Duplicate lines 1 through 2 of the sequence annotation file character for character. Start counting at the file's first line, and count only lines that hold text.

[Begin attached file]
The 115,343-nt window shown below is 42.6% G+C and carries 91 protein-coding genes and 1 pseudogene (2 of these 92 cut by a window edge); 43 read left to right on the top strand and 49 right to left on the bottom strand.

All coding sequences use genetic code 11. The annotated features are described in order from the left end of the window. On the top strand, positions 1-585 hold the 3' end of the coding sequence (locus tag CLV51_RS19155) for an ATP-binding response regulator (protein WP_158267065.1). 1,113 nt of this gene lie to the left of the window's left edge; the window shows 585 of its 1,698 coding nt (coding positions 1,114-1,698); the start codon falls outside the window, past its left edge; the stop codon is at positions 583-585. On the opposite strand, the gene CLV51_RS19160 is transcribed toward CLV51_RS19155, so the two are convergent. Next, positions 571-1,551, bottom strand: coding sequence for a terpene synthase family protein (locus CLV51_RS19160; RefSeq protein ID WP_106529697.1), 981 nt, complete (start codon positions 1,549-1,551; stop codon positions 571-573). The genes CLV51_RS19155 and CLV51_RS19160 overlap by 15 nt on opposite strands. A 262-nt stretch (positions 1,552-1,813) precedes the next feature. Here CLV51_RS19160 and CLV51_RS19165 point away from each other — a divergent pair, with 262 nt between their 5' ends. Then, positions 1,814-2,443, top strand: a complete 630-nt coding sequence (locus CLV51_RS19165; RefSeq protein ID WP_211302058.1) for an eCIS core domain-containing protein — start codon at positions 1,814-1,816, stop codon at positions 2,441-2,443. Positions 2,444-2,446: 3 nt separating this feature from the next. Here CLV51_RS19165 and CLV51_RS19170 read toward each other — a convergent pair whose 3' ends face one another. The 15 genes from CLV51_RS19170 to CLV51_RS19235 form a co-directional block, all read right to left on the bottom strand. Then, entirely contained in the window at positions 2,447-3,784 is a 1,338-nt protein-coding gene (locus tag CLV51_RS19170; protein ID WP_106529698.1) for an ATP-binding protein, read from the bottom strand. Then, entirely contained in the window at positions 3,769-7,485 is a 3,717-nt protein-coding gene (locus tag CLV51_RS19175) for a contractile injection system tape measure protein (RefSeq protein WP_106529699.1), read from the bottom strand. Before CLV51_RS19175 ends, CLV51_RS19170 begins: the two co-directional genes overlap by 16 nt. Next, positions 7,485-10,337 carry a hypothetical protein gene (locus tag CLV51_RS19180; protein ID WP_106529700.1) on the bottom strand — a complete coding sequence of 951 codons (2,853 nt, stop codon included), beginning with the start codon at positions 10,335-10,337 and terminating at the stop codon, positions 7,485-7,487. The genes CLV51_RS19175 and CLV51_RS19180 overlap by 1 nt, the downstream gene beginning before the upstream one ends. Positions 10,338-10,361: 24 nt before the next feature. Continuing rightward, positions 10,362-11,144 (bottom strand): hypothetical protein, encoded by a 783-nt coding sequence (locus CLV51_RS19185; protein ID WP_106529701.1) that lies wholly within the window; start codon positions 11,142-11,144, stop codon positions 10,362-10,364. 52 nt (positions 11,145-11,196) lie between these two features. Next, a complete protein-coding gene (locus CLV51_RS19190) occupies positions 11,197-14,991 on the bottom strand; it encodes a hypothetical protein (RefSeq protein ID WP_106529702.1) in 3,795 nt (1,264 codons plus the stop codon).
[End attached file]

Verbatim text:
The 115,343-nt window shown below is 42.6% G+C and carries 91 protein-coding genes and 1 pseudogene (2 of these 92 cut by a window edge); 43 read left to right on the top strand and 49 right to left on the bottom strand.

All coding sequences use genetic code 11. The annotated features are described in order from the left end of the window. On the top strand, positions 1-585 hold the 3' end of the coding sequence (locus tag CLV51_RS19155) for an ATP-binding response regulator (protein WP_158267065.1). 1,113 nt of this gene lie to the left of the window's left edge; the window shows 585 of its 1,698 coding nt (coding positions 1,114-1,698); the start codon falls outside the window, past its left edge; the stop codon is at positions 583-585. On the opposite strand, the gene CLV51_RS19160 is transcribed toward CLV51_RS19155, so the two are convergent. Next, positions 571-1,551, bottom strand: coding sequence for a terpene synthase family protein (locus CLV51_RS19160; RefSeq protein ID WP_106529697.1), 981 nt, complete (start codon positions 1,549-1,551; stop codon positions 571-573). The genes CLV51_RS19155 and CLV51_RS19160 overlap by 15 nt on opposite strands. A 262-nt stretch (positions 1,552-1,813) precedes the next feature. Here CLV51_RS19160 and CLV51_RS19165 point away from each other — a divergent pair, with 262 nt between their 5' ends. Then, positions 1,814-2,443, top strand: a complete 630-nt coding sequence (locus CLV51_RS19165; RefSeq protein ID WP_211302058.1) for an eCIS core domain-containing protein — start codon at positions 1,814-1,816, stop codon at positions 2,441-2,443. Positions 2,444-2,446: 3 nt separating this feature from the next. Here CLV51_RS19165 and CLV51_RS19170 read toward each other — a convergent pair whose 3' ends face one another. The 15 genes from CLV51_RS19170 to CLV51_RS19235 form a co-directional block, all read right to left on the bottom strand. Then, entirely contained in the window at positions 2,447-3,784 is a 1,338-nt protein-coding gene (locus tag CLV51_RS19170; protein ID WP_106529698.1) for an ATP-binding protein, read from the bottom strand. Then, entirely contained in the window at positions 3,769-7,485 is a 3,717-nt protein-coding gene (locus tag CLV51_RS19175) for a contractile injection system tape measure protein (RefSeq protein WP_106529699.1), read from the bottom strand. Before CLV51_RS19175 ends, CLV51_RS19170 begins: the two co-directional genes overlap by 16 nt. Next, positions 7,485-10,337 carry a hypothetical protein gene (locus tag CLV51_RS19180; protein ID WP_106529700.1) on the bottom strand — a complete coding sequence of 951 codons (2,853 nt, stop codon included), beginning with the start codon at positions 10,335-10,337 and terminating at the stop codon, positions 7,485-7,487. The genes CLV51_RS19175 and CLV51_RS19180 overlap by 1 nt, the downstream gene beginning before the upstream one ends. Positions 10,338-10,361: 24 nt before the next feature. Continuing rightward, positions 10,362-11,144 (bottom strand): hypothetical protein, encoded by a 783-nt coding sequence (locus CLV51_RS19185; protein ID WP_106529701.1) that lies wholly within the window; start codon positions 11,142-11,144, stop codon positions 10,362-10,364. 52 nt (positions 11,145-11,196) lie between these two features. Next, a complete protein-coding gene (locus CLV51_RS19190) occupies positions 11,197-14,991 on the bottom strand; it encodes a hypothetical protein (RefSeq protein ID WP_106529702.1) in 3,795 nt (1,264 codons plus the stop codon).